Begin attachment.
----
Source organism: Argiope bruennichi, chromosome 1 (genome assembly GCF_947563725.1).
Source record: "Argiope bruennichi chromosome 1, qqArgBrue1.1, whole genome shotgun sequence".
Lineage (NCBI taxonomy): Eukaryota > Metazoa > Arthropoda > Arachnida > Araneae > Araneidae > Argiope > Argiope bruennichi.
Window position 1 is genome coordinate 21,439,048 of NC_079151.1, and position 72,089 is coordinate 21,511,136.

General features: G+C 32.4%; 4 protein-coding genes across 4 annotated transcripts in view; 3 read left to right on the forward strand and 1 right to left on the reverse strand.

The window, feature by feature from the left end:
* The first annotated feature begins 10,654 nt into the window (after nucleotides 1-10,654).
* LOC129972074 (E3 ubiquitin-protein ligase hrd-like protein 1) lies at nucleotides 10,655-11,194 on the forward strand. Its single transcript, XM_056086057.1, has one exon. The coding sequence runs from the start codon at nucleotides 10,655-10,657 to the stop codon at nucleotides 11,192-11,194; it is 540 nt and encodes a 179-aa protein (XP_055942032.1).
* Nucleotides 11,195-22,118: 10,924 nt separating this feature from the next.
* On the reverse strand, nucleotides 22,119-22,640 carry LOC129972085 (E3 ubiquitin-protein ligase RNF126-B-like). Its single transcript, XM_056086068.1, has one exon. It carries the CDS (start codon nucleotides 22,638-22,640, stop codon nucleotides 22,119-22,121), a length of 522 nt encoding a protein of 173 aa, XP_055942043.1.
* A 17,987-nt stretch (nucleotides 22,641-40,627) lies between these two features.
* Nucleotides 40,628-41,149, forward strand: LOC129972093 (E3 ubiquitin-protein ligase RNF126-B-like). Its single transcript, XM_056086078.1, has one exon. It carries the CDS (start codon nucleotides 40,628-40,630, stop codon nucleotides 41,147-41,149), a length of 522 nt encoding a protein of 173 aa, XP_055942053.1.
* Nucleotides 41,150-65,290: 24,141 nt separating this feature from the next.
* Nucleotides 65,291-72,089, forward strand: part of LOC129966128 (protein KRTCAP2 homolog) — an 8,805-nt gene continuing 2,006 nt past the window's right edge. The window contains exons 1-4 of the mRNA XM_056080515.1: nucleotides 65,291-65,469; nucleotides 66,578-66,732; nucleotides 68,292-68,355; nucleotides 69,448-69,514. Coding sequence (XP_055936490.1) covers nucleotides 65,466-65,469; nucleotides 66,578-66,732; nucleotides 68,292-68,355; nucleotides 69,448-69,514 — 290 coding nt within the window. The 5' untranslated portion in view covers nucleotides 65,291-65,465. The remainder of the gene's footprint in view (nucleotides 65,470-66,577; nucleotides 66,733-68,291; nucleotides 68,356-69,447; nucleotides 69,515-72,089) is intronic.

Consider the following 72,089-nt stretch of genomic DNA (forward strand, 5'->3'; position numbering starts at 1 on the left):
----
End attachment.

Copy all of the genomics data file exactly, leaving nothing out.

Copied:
Source organism: Argiope bruennichi, chromosome 1 (genome assembly GCF_947563725.1).
Source record: "Argiope bruennichi chromosome 1, qqArgBrue1.1, whole genome shotgun sequence".
Lineage (NCBI taxonomy): Eukaryota > Metazoa > Arthropoda > Arachnida > Araneae > Araneidae > Argiope > Argiope bruennichi.
Window position 1 is genome coordinate 21,439,048 of NC_079151.1, and position 72,089 is coordinate 21,511,136.

General features: G+C 32.4%; 4 protein-coding genes across 4 annotated transcripts in view; 3 read left to right on the forward strand and 1 right to left on the reverse strand.

The window, feature by feature from the left end:
* The first annotated feature begins 10,654 nt into the window (after nucleotides 1-10,654).
* LOC129972074 (E3 ubiquitin-protein ligase hrd-like protein 1) lies at nucleotides 10,655-11,194 on the forward strand. Its single transcript, XM_056086057.1, has one exon. The coding sequence runs from the start codon at nucleotides 10,655-10,657 to the stop codon at nucleotides 11,192-11,194; it is 540 nt and encodes a 179-aa protein (XP_055942032.1).
* Nucleotides 11,195-22,118: 10,924 nt separating this feature from the next.
* On the reverse strand, nucleotides 22,119-22,640 carry LOC129972085 (E3 ubiquitin-protein ligase RNF126-B-like). Its single transcript, XM_056086068.1, has one exon. It carries the CDS (start codon nucleotides 22,638-22,640, stop codon nucleotides 22,119-22,121), a length of 522 nt encoding a protein of 173 aa, XP_055942043.1.
* A 17,987-nt stretch (nucleotides 22,641-40,627) lies between these two features.
* Nucleotides 40,628-41,149, forward strand: LOC129972093 (E3 ubiquitin-protein ligase RNF126-B-like). Its single transcript, XM_056086078.1, has one exon. It carries the CDS (start codon nucleotides 40,628-40,630, stop codon nucleotides 41,147-41,149), a length of 522 nt encoding a protein of 173 aa, XP_055942053.1.
* Nucleotides 41,150-65,290: 24,141 nt separating this feature from the next.
* Nucleotides 65,291-72,089, forward strand: part of LOC129966128 (protein KRTCAP2 homolog) — an 8,805-nt gene continuing 2,006 nt past the window's right edge. The window contains exons 1-4 of the mRNA XM_056080515.1: nucleotides 65,291-65,469; nucleotides 66,578-66,732; nucleotides 68,292-68,355; nucleotides 69,448-69,514. Coding sequence (XP_055936490.1) covers nucleotides 65,466-65,469; nucleotides 66,578-66,732; nucleotides 68,292-68,355; nucleotides 69,448-69,514 — 290 coding nt within the window. The 5' untranslated portion in view covers nucleotides 65,291-65,465. The remainder of the gene's footprint in view (nucleotides 65,470-66,577; nucleotides 66,733-68,291; nucleotides 68,356-69,447; nucleotides 69,515-72,089) is intronic.

Consider the following 72,089-nt stretch of genomic DNA (forward strand, 5'->3'; position numbering starts at 1 on the left):